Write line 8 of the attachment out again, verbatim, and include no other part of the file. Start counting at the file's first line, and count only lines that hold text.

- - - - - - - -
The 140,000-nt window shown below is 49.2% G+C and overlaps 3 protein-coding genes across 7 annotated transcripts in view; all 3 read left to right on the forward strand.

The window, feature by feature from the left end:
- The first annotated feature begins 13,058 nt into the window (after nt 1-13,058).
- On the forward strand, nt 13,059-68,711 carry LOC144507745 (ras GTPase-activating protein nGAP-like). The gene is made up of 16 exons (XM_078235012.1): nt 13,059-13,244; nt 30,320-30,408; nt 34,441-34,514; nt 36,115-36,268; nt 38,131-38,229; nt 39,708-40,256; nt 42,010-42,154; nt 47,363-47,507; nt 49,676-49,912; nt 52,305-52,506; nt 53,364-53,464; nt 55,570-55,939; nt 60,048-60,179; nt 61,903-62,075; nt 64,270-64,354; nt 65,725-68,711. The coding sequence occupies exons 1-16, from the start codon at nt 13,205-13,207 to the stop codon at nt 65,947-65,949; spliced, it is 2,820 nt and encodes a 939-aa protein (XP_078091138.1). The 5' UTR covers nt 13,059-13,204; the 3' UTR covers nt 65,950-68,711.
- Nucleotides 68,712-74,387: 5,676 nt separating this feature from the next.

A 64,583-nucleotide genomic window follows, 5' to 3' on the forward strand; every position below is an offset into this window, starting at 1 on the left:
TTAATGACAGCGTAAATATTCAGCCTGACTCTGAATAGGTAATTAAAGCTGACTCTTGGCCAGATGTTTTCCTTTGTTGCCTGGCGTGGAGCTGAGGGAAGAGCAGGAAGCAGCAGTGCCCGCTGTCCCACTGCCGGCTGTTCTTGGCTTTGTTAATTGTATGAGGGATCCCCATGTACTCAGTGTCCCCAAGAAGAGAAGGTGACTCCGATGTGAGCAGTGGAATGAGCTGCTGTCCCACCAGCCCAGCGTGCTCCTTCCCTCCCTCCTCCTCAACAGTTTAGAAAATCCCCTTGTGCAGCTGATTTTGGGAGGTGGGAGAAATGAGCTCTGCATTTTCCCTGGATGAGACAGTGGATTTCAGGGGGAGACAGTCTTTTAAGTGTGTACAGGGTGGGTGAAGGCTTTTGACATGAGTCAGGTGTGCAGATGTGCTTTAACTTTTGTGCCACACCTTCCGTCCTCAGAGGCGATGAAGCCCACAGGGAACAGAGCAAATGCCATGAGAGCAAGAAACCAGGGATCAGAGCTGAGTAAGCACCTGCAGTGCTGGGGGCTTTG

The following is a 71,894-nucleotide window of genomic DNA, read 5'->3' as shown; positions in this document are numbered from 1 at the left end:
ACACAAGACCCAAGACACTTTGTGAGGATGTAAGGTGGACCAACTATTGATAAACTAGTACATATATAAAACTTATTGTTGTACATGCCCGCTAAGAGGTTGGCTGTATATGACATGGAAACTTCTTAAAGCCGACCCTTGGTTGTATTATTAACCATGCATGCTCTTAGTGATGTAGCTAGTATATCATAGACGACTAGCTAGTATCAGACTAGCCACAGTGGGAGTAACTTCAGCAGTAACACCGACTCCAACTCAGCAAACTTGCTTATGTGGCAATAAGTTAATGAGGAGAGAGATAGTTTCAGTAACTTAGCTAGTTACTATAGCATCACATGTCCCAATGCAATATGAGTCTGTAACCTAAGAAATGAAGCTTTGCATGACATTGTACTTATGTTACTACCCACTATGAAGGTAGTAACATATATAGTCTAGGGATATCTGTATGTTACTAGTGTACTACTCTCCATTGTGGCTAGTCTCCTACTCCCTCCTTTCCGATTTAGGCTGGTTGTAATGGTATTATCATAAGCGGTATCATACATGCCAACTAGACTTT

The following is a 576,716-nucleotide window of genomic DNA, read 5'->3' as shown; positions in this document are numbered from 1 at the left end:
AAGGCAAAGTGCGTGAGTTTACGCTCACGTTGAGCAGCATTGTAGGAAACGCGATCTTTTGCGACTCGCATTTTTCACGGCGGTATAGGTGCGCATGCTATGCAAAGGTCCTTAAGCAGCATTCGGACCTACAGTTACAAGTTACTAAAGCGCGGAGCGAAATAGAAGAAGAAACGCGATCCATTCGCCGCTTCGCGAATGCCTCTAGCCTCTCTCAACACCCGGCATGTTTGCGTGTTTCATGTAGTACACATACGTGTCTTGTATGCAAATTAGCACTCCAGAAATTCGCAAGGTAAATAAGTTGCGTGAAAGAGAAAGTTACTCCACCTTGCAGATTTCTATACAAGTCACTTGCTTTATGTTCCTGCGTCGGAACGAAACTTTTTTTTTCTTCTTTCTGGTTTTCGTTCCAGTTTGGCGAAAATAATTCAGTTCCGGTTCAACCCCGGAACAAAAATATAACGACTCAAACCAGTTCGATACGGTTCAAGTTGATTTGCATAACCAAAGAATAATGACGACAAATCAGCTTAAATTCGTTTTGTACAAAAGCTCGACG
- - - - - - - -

The following is a 71,894-nucleotide window of genomic DNA, read 5'->3' as shown; positions in this document are numbered from 1 at the left end: